STIs and adverse outcomes of pregnancy
Untreated STIs are associated with congenital and perinatal infections in neonates, particularly in regions where rates of infection remain high. All of the curable STIs have been linked with preterm labor, with associated risks to the neonate of pre-term birth, low birth weight, and death.
In 2008, it was estimated that over 1.3 million cases of syphilis occurred globally among pregnant women, and that a large proportion of these were untreated or inadequately treated. Unless testing and treatment of syphilis in pregnancy are universally available, over half of pregnancies in women with syphilis will result in an adverse outcome. An estimated 520 000 cases resulted in adverse outcomes, including 305 000 stillbirths and neonatal deaths, that could have been averted with universal access to testing and treatment.
In the absence of prophylaxis, 30–50% of infants born to mothers with untreated gonorrhoea and up to 30% of infants born to mothers with untreated chlamydial infection will develop a serious eye infection (ophthalmia neonatorum), which can lead to blindness if not treated early. Worldwide it is estimated that 1000–4000 newborn babies become blind every year because of this condition. Pneumonia can occur in up to 10–20% of infants born to a mother with untreated chlamydial infection.
Perinatal transmission of HSV-1 and 2 infection is associated with a high risk of long-term neurological problems and death, though global data are lacking on burden of disease. Hepatitis B infection can also be transmitted from mother to child at birth, which can lead to chronic infection and cancer.
STIs and HIV
The presence of untreated STIs (both those which cause ulcers or those which do not) increase the risk of both acquisition and transmission of HIV, by a factor of up to two- to three-fold. Prompt treatment for STIs is thus important to reduce the risk of HIV infection. Controlling STIs is important for preventing HIV infection, particularly in people with high-risk sexual behaviours.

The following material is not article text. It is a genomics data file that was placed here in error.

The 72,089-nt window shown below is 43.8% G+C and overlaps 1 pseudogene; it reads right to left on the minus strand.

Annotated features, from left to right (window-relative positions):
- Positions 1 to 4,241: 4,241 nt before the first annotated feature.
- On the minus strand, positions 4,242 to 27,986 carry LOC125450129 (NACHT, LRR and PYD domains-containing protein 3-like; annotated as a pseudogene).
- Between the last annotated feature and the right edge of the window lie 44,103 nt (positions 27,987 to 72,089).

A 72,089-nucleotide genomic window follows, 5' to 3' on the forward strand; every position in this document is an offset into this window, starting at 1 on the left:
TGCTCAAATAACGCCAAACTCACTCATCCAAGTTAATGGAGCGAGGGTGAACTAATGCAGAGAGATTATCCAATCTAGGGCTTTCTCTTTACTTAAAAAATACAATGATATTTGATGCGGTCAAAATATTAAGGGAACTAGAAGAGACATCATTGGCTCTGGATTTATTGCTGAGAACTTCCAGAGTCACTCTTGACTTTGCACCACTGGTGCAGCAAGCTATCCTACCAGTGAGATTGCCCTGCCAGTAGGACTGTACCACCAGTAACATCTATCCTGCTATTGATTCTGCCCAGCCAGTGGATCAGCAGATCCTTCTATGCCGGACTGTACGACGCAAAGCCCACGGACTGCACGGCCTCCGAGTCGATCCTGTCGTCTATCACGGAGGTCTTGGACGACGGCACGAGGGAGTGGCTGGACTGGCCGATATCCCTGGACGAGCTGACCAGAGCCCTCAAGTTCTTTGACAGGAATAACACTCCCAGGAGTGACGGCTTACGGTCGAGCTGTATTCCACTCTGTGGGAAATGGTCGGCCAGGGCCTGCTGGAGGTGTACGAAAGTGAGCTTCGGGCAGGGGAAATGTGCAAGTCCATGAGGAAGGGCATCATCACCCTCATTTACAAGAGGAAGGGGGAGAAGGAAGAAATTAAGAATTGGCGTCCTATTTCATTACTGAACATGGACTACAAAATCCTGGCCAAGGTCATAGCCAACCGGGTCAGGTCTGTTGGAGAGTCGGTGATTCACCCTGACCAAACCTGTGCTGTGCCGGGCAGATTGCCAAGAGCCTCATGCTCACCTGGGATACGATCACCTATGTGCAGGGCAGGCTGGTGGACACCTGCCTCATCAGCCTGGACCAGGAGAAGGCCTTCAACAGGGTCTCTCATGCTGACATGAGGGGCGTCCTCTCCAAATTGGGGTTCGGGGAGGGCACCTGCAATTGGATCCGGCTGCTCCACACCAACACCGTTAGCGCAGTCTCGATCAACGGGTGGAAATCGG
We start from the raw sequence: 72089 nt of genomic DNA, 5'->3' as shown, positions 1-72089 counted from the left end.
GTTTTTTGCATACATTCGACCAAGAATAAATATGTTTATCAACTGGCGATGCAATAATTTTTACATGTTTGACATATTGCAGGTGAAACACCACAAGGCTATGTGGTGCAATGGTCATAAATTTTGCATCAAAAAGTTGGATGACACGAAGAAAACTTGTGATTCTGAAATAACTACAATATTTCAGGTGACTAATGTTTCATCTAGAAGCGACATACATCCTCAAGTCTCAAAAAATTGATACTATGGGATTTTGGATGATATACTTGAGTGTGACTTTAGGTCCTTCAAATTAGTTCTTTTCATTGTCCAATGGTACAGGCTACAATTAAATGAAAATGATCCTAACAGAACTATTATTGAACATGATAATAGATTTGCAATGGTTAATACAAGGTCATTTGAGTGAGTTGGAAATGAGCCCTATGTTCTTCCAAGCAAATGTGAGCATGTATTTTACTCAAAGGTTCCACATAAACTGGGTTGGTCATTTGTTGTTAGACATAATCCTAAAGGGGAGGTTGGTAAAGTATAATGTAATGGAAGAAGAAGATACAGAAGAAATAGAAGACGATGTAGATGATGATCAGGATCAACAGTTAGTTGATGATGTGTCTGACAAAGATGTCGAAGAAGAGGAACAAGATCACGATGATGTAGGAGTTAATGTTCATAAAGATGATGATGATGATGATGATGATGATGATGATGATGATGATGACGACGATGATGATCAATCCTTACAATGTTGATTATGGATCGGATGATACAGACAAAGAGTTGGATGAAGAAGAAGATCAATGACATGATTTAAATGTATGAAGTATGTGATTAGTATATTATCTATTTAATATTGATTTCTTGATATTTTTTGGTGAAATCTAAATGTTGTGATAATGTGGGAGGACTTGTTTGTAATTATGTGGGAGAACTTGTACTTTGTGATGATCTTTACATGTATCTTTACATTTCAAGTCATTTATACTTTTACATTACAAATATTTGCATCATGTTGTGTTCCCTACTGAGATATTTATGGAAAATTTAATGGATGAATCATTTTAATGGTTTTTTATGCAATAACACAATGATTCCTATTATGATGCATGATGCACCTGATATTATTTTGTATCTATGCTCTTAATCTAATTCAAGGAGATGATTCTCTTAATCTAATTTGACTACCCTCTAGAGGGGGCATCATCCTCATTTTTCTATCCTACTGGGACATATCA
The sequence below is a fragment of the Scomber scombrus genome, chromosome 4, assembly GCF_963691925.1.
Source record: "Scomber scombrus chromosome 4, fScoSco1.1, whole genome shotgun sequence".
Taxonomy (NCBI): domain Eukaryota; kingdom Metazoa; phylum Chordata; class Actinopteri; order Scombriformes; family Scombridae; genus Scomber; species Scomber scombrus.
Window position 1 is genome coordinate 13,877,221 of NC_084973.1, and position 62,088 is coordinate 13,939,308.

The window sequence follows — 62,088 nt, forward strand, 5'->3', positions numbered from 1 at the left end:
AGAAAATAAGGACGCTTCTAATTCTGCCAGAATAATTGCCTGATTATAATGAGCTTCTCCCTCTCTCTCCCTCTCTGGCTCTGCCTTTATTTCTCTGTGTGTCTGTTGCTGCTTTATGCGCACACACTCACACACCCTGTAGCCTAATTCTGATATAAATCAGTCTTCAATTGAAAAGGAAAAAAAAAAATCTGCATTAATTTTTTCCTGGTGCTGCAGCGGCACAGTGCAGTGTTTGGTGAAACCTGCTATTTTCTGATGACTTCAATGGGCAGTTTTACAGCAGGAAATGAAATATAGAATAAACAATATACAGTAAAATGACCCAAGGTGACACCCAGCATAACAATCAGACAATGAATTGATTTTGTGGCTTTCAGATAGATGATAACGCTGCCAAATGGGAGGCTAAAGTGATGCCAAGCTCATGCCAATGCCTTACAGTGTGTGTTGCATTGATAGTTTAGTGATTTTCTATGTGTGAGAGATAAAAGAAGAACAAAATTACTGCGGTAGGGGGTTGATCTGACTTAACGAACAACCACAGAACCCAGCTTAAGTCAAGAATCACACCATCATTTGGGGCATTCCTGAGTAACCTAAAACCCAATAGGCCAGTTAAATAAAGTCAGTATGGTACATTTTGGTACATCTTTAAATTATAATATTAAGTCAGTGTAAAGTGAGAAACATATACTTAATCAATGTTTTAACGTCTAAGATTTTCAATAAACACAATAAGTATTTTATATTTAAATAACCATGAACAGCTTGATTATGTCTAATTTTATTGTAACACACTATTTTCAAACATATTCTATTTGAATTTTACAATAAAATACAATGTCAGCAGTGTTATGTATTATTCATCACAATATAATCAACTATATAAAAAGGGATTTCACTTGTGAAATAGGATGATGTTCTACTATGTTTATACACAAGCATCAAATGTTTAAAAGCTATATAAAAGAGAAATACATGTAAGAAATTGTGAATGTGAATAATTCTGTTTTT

Although many different pathogens cause STIs, some display similar or overlapping signs (what the individual or the health-care provider sees on examination) and symptoms (what the patient feels such as pain or irritation). Some of these signs and symptoms are easily recognizable and consistent, giving what is known as a syndrome that signals the presence of one or a number of pathogens. For example, a discharge from the urethra in men can be caused by gonorrhoea alone, chlamydia alone or both together.
The main syndromes of common STIs are:
- urethral discharge
- genital ulcers
- inguinal swellings (bubo, which is a swelling in the groin)
- scrotal swelling
- vaginal discharge
- lower abdominal pain
- neonatal eye infections (conjunctivitis of the newborn).
Some STIs exist without symptoms. For example, the vast majority of women and a significant proportion of men with chlamydial and/or gonococcal infections experience no symptoms at all. Both symptomatic and asymptomatic infections can lead to the development of serious complications.
STI syndromic approach to patient management
The most accurate method of diagnosing STIs is by laboratory tests, but these are often unavailable or too expensive, especially outside of developed countries. Because of this, since 1990 WHO has recommended a syndromic approach to diagnosis and management of STIs in patients presenting with consistently recognized signs and symptoms of particular STIs. However, current syndromic management algorithms do not perform well for some syndromes and do not address the much larger burden of asymptomatic STIs.
Therefore, one of the most urgent needs for STI control and prevention in the developing world is rapid, low-cost, and accurate point-of-care diagnostic tests, such as those currently available for syphilis testing.
STI drug resistance
Resistance of gonorrhoea to antibiotics, has increased rapidly in recent years and has reduced the options for treatment. The emergence of decreased susceptibility of N. gonorrhoeae to the “last line” treatment option of oral and parenteral cephalosporins together with antimicrobial resistance already shown to penicillins, sulphonamides, tetracyclines, quinolones and macrolides make N. gonorrhoeae a multidrug-resistant organism. Gonorrhoea represents 106 million of the estimated 499 million new cases of curable STIs which occur globally every year.